5.07.2017

A mundane post about packing gear for traveling to shoot both photographs and video.


I'll be at the Austin airport first thing Monday morning. I'm heading out of town for two days to shoot a project that requires both video and photographs. It's not an especially complicated project. We'll be shooting two separate interviews and then we'll need video that shows our main subject engaged in activities of daily life. These will include walking with his dog and fishing. We'll need close up shots of the client's product in all phases of these activities. The interviews will take place inside an office and the active shots will take place outside. The photographs need to feature the two subjects from the interviews working together (patient and clinician) as well as a few "product in use" photographs.

We travel and scout tomorrow but scouting tomorrow doesn't help much with packing today. I tend to want everything I need close at hand on assignment and I know we only have four hours with one of our subjects on Tues. If we need additional gear there's no time to run out and get more; we'll just have to figure out a way to proceed with what I've packed. 

In my main case (above) I've got: two large, 672 W Aputure Amaran LED panels, in their cases. I also have a smaller Amaran LED panel snugged in next to them. In the center, front area I have a big, sturdy Manfrotto fluid tripod head, and in the same compartment (just under the blue  case with the gray/white target) I have a Pelican case with a set of Sennheiser wireless microphones. On the right side of the case I have two different shotgun microphones, headphones, two preamplifier/phantom power devices as well as my usual Beachtek XLR to 3.5mm adapter box. There is an Ikan shoulder mount for shooting video and two 25 foot XLR cables; along with lots of connectors and adapters.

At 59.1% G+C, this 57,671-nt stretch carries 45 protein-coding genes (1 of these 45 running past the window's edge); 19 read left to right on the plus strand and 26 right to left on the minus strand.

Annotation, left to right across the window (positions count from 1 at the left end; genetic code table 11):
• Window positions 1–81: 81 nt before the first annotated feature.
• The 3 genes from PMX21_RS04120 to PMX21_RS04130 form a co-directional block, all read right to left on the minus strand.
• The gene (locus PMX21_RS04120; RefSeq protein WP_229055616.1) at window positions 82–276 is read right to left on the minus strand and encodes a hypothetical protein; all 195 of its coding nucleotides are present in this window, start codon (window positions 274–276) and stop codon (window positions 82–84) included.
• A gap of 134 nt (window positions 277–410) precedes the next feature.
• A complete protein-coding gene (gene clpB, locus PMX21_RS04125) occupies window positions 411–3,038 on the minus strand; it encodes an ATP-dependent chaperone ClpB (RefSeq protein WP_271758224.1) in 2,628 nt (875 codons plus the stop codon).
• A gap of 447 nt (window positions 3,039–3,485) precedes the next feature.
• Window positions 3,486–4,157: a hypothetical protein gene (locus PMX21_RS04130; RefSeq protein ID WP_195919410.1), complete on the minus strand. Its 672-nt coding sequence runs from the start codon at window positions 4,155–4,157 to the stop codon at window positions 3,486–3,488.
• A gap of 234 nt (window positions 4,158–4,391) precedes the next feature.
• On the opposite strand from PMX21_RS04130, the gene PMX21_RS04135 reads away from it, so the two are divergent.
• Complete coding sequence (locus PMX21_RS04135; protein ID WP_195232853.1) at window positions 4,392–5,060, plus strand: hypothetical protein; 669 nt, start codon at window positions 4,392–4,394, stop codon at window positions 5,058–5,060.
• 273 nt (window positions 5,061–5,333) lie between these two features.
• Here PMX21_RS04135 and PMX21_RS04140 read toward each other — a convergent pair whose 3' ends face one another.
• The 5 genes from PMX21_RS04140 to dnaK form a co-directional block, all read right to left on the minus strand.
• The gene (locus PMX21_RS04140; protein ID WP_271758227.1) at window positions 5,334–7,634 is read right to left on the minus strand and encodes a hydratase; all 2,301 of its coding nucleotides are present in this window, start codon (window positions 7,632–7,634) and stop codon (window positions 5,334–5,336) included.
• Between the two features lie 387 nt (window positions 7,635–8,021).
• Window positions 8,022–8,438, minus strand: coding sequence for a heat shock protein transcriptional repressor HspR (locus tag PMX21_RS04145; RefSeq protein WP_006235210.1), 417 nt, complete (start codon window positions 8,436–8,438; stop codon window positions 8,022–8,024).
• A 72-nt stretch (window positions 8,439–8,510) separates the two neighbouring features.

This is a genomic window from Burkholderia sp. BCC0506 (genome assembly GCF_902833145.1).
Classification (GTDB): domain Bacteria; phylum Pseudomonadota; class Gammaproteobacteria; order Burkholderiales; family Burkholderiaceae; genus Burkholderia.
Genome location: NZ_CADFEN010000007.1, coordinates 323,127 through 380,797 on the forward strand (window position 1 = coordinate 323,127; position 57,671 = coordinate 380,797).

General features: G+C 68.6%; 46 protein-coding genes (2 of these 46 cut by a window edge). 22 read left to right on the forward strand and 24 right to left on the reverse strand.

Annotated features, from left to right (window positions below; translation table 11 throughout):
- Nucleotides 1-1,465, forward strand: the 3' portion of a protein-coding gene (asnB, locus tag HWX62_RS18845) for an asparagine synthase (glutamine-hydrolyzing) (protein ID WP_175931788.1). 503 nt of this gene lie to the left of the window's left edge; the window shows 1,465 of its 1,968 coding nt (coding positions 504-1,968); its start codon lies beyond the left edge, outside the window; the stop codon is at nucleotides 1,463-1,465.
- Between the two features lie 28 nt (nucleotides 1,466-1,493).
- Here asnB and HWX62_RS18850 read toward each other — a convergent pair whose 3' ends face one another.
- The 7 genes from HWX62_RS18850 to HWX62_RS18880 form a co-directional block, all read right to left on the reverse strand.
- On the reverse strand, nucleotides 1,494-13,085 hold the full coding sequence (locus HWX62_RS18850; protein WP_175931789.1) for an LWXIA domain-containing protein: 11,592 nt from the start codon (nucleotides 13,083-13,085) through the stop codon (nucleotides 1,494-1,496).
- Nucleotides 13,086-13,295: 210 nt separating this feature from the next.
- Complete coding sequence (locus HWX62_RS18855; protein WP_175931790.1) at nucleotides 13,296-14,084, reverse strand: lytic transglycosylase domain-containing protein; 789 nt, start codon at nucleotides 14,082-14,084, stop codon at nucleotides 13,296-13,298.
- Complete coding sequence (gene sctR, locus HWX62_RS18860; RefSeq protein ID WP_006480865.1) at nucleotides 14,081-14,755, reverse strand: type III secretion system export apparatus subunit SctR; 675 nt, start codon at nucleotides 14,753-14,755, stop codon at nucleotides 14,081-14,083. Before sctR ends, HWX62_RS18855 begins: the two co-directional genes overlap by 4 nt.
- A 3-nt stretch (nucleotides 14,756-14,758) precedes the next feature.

Somewhere in the front of the case is a Leica tabletop tripod with a ball head. 

In the rear section of the case is a big set of Manfrotto video tripod legs. The legs are sharing the space with two Chimera 4x4' collapsible aluminum frames and several kinds of diffusion cloth. In a pocket in the same compartment is my Skidmore College-branded, wood paneled pocket knife; it's basically a Swiss Army knife with convenient things like a screw driver blade and a cork screw. 

The case is a Manfrotto as well. Fully loaded, in this configuration it weighs in at about 35 pounds. 




My next case is a Tenba 40 inch, rolling light stand case. I have three medium weight Manfrotto light stands and two nano-stands strapped in as well as a microphone boom pole, some grip heads, and various reflector cloths as well as two Westcott collapsible, shoot thru umbrellas. This case will also get a small shaving kit as well as a pair of pants, a pair of extra socks and a shirt for the second day. 

The case has casters on the bottom and bigger wheels at one end. Packed as spec'd it weighs in at about 30 pounds. The two big cases get me up and running for an unmanned microphone on boom pole for interviews and they also get me lighting control for the interior shots, as well as possible overhead diffusion for close up exteriors. Being able to toss in shirt/pants/socks, etc. saves me having to pack any sort of suitcase. I'm flying Southwest Airlines so I get to check both of these without hassles. The final case is the camera container. 


It's the same Amazon Basics Photo Backpack that I used when I went to shoot in Toronto in February.  I've got it packed with a Sony A7rii, an RX10iii and a complement of three prime lenses; the 28mm f2.0, the 50mm f1.8 and the 85mm f1.8. I'll lean on the A7Rii for the interviews and depend on the RX10iii for all the action/moving/dolly/handheld shots. We're shooting 4K. 

Also in this case are eight batteries for the cameras, neutral density filters for all the lenses, cleaning cloths, a Godox flash and a remote trigger for the flash. The bottom right compartment and the one just above it are stuffed with big lithium batteries for the LED panels. You are no longer allowed to include lithium batteries in checked luggage. Now the weight gets added to the carry on. Ah well, safety first... I'll add to this collection my phone and its charger along with a vintage/retro 40GB iPod that I recently re-discovered in the clutter on my desk and have been enjoying immensely. It's nice to listen to music and not be interrupted by phone calls or text notifications...